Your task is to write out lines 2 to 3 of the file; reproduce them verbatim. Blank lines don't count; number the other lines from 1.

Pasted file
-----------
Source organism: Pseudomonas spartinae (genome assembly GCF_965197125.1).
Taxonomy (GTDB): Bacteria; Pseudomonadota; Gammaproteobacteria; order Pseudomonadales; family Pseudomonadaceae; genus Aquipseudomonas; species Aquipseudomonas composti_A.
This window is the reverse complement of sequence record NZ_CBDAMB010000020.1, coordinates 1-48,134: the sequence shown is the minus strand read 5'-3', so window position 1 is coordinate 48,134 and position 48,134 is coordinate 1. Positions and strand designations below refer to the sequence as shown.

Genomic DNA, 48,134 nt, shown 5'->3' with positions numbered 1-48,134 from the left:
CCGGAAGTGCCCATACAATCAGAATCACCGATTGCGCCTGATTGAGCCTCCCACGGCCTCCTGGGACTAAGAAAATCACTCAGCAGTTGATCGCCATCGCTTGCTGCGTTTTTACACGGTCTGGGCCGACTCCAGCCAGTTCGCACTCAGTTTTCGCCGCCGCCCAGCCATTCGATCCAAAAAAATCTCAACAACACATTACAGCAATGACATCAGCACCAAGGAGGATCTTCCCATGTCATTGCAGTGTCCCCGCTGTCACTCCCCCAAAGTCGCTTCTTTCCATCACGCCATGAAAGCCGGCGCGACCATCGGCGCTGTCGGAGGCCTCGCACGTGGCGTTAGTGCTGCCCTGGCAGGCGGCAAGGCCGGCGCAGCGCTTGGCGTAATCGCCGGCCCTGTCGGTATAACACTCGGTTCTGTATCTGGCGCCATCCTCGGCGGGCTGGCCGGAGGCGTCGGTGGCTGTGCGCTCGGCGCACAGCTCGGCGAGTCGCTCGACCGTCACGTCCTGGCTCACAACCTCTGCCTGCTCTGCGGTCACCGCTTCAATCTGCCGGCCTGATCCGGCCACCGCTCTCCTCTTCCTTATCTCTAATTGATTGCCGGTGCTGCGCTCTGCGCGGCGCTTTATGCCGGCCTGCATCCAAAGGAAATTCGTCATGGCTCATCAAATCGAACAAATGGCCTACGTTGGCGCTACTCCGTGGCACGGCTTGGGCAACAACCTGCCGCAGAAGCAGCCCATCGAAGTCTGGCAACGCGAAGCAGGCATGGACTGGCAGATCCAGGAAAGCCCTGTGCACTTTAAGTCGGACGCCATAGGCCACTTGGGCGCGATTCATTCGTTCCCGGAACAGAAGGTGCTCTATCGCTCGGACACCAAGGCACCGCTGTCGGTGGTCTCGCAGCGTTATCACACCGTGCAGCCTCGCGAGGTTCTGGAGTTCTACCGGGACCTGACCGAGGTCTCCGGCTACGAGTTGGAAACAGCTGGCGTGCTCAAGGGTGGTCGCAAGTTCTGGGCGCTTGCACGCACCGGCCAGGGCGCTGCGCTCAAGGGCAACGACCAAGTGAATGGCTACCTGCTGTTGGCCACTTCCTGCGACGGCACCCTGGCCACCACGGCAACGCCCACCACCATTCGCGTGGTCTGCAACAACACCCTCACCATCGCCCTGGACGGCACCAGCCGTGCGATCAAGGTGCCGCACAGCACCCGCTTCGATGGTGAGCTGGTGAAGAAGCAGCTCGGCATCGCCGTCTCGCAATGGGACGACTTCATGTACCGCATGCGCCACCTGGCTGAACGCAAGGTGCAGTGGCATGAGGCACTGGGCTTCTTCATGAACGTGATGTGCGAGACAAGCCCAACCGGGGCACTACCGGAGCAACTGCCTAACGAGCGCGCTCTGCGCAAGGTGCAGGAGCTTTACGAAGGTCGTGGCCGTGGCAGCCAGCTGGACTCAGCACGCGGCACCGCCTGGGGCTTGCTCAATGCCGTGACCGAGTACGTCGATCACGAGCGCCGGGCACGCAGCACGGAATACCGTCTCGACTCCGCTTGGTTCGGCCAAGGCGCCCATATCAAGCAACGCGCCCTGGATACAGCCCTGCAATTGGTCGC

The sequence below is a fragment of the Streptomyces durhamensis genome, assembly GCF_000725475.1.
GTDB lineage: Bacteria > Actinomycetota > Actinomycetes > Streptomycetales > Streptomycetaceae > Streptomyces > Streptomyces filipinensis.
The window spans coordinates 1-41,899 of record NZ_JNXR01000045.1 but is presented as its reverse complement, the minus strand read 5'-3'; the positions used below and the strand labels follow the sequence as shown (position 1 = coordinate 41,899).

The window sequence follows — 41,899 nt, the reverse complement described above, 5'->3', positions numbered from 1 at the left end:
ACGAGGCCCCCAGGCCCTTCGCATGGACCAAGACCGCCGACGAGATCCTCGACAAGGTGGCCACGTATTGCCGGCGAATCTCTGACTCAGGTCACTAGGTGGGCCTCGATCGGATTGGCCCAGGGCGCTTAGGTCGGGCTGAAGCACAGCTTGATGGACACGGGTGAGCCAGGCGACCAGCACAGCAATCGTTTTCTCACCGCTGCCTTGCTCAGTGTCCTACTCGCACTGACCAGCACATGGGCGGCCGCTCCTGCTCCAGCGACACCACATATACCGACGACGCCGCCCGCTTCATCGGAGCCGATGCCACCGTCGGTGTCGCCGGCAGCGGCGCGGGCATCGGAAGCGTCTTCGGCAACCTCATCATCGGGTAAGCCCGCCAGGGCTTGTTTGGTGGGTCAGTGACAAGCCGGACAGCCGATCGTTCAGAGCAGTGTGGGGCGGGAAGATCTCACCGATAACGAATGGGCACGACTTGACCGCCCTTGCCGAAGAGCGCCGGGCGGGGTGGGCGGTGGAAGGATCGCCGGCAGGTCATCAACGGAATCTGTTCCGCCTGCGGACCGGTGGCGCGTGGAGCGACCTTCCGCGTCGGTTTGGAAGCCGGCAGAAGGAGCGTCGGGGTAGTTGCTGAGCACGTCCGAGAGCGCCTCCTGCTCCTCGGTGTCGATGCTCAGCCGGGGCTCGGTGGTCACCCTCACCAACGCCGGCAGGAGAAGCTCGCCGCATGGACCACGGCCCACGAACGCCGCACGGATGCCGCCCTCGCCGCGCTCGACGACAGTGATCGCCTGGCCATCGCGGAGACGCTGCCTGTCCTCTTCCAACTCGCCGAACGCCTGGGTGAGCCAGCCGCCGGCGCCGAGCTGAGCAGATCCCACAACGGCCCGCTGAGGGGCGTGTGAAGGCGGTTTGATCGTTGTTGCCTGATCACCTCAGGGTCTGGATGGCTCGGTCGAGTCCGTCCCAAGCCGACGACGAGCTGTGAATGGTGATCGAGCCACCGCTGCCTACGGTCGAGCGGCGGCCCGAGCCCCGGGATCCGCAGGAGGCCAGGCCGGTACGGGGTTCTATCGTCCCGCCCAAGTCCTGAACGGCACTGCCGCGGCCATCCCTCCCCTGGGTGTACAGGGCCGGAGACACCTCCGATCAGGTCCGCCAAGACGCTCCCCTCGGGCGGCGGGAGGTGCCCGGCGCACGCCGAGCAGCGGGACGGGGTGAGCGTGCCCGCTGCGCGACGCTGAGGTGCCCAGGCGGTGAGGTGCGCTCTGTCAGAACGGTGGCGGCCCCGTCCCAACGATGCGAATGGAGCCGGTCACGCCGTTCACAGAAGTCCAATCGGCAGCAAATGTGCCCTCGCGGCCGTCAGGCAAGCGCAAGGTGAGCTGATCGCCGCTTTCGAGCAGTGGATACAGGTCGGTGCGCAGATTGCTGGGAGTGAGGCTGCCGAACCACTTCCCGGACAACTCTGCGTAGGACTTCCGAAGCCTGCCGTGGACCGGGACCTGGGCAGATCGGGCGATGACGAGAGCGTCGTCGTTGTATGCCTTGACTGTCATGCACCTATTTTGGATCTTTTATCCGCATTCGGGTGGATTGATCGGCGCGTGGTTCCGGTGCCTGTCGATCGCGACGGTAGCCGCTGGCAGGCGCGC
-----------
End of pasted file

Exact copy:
Taxonomy (GTDB): Bacteria; Pseudomonadota; Gammaproteobacteria; order Pseudomonadales; family Pseudomonadaceae; genus Aquipseudomonas; species Aquipseudomonas composti_A.
This window is the reverse complement of sequence record NZ_CBDAMB010000020.1, coordinates 1-48,134: the sequence shown is the minus strand read 5'-3', so window position 1 is coordinate 48,134 and position 48,134 is coordinate 1. Positions and strand designations below refer to the sequence as shown.